Many years ago, when there were new and second-hand bookshops all the way along London’s Charing Cross Road , there was a memorable bookshop called Joseph Poole. Much of my reading in my late teens and early twenties originate in that shop.
They did sell new books, although I never bought a new book there. Every customer – and they had a steady stream of customers – headed to the back of the shop and down the stairs to the second-hand department. Since that time, I’ve visited many second-hand bookshops, but I’ve never seen one with the turnover of Poole’s Bookshop second-hand department. And there was one feature that made those books irresistible; such a wonderful feature I’ve never understood why other second-hand bookshops didn’t implement it.
Directly opposite the cash desk was a bookcase of some six or so shelves. On those shelves were placed all the recent acquisitions. None of those books was sorted; the only criteria was that they had just been bought by the bookshop. Eventually, the books would be shelved, but during the day the books on those shelves would pile up. Why did I always go to the recent acquisitions shelf first? Because my success rate was higher there. I found more interesting books on those shelves; those were the books other people had been reading. Rather than go to the subject shelves and have to go through hundreds of books without knowing which books might be readable or not, I simply glanced at the recent acquisitions; if it looked interesting, I bought it. It was pure guesswork. I bought books without any idea of the author or title in advance. Some weeks or months later, I would take a bagful of books back to the bookshop (most of them started, and some completely read) and the process would begin again for other customers.
Why did this system work so well? I was trusting more to the fact that other readers had been reading the book, rather than knowing anything about it. And the truth is that most books are just never read; they aren’t the ones I wanted to read. They sat on the subject shelves for months, if not years, carefully filed, but hardly ever accessed. I wanted to read the books others were reading! Fiction, non-fiction, literature, history, sociology, art and architecture, it didn’t matter. And the “success rate”, the proportion of books that turned out to be great reads, was remarkably high. Of course, the books you get right of might be the worst ones; but the sheer numbers of people bringing books in meant there was a high proportion of recently-read content.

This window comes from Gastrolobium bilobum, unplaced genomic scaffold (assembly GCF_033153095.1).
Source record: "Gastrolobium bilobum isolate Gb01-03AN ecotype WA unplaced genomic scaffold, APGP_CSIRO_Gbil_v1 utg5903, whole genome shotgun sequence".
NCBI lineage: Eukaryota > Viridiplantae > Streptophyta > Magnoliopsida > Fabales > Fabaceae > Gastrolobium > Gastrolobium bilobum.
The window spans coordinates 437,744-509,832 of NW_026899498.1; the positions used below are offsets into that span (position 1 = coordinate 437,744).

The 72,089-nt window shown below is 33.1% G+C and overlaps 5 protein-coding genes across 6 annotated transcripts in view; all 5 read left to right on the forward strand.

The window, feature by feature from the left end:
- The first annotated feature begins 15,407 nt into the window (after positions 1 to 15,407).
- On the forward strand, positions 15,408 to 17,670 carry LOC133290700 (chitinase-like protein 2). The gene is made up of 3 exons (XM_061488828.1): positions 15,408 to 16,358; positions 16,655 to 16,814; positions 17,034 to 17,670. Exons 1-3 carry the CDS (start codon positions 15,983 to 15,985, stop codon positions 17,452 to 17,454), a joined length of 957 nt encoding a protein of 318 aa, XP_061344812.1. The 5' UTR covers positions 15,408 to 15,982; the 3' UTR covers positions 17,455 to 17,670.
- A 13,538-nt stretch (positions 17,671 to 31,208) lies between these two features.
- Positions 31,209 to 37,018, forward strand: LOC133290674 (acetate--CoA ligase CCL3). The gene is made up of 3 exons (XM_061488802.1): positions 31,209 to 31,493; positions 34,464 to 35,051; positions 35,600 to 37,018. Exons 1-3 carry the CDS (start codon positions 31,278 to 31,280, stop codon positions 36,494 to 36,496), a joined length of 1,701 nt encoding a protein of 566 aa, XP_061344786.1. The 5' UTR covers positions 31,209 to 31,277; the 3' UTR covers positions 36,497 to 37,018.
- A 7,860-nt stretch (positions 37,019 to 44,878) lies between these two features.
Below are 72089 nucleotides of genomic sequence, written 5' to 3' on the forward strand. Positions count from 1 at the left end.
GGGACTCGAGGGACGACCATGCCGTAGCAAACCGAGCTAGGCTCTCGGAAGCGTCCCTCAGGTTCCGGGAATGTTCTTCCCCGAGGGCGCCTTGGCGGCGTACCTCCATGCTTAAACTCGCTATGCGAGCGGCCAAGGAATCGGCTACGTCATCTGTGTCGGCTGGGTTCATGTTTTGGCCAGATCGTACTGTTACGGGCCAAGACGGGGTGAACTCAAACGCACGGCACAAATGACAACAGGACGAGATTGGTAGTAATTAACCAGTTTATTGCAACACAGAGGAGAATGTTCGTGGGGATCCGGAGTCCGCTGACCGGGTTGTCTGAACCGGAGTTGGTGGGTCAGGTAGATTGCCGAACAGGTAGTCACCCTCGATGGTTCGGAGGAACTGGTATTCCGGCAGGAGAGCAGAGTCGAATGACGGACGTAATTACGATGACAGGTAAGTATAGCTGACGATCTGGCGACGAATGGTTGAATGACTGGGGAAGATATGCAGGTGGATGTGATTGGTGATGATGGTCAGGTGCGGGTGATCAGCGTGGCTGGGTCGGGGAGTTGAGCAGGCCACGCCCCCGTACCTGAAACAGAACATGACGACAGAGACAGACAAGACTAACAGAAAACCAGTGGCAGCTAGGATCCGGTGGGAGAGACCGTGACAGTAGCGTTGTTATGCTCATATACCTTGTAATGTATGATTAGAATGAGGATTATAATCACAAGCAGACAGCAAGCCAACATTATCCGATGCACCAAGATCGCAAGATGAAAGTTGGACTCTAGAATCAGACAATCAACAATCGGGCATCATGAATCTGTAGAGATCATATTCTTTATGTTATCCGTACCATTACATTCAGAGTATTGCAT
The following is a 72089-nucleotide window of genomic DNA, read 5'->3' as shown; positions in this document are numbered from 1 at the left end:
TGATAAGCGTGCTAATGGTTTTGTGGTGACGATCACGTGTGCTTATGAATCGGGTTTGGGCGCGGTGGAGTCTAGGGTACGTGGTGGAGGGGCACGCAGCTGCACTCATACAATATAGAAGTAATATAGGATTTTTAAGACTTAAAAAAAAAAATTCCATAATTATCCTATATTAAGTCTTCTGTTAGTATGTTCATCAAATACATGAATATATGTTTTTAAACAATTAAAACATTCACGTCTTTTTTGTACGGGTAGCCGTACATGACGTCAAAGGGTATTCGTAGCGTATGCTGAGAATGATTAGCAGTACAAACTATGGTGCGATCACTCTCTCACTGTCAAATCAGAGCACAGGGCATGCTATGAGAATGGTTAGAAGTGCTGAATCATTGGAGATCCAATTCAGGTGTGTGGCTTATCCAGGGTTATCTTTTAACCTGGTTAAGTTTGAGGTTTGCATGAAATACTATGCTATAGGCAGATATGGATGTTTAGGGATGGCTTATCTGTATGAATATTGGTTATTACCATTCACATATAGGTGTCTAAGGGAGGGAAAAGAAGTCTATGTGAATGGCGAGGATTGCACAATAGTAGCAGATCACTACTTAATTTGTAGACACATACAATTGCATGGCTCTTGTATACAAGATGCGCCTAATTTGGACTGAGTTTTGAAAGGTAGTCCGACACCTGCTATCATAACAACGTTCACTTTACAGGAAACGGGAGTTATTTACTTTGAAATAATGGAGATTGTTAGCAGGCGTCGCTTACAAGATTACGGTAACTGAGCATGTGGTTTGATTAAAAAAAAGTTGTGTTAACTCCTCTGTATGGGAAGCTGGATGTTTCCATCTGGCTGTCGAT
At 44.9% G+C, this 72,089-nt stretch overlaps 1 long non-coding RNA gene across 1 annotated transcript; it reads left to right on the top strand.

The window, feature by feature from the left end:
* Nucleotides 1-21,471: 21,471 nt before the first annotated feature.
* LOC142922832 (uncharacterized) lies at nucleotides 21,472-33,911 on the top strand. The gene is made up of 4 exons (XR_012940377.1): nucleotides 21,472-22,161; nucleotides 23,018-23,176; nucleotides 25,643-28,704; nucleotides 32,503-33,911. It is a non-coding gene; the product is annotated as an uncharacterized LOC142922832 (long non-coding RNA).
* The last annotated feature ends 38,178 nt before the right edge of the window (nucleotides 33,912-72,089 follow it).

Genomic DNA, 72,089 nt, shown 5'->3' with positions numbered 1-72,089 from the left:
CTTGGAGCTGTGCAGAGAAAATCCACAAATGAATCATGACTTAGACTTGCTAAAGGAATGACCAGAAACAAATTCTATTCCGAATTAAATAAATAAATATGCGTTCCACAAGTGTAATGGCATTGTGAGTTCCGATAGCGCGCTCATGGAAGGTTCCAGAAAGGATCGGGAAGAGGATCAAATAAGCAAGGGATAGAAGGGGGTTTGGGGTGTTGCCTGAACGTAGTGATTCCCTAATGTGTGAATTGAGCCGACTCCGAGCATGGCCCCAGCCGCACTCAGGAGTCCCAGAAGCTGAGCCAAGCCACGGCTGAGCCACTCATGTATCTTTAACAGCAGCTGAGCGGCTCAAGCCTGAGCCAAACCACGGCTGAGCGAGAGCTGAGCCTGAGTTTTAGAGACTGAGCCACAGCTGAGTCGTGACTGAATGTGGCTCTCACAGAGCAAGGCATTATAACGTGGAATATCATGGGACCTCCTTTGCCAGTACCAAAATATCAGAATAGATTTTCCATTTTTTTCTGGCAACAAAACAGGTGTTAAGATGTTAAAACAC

Now, extraordinarily, I’ve discovered that the recent acquisitions shelf follows perfectly the principle of the computer cache. From a fascinating book, Algorithms to live by: the Computer Science of Human Decisions, the co-authors Brian Christian and Tom Griffiths explain how the most effective algorithm for a computer cache is to remove items that have been least recently used (LRU). In other words, a computer cache works best when it contains the files you have been using most recently. By analogy, a bookshop that displays the books that have been read most recently will be displaying the books that readers are most interested in.
The most exciting thing about the algorithms book is the way it applies principles of computer science – sorting, searching, caching – to everyday activities. That in itself reveals lots of surprising discoveries, but I never for a moment believed that a bookshop could be most effectively run by an algorithm – and that my learning followed suit. In fact the authors recommend the same system for academic libraries: that the staff should place all recently returned books to an academic library in a prominent place in the foyer. The book you want, the book that others have been reading, is more likely to be there. Perhaps when I get home, I’ll sort all my books with the most recently read on the most prominent shelves.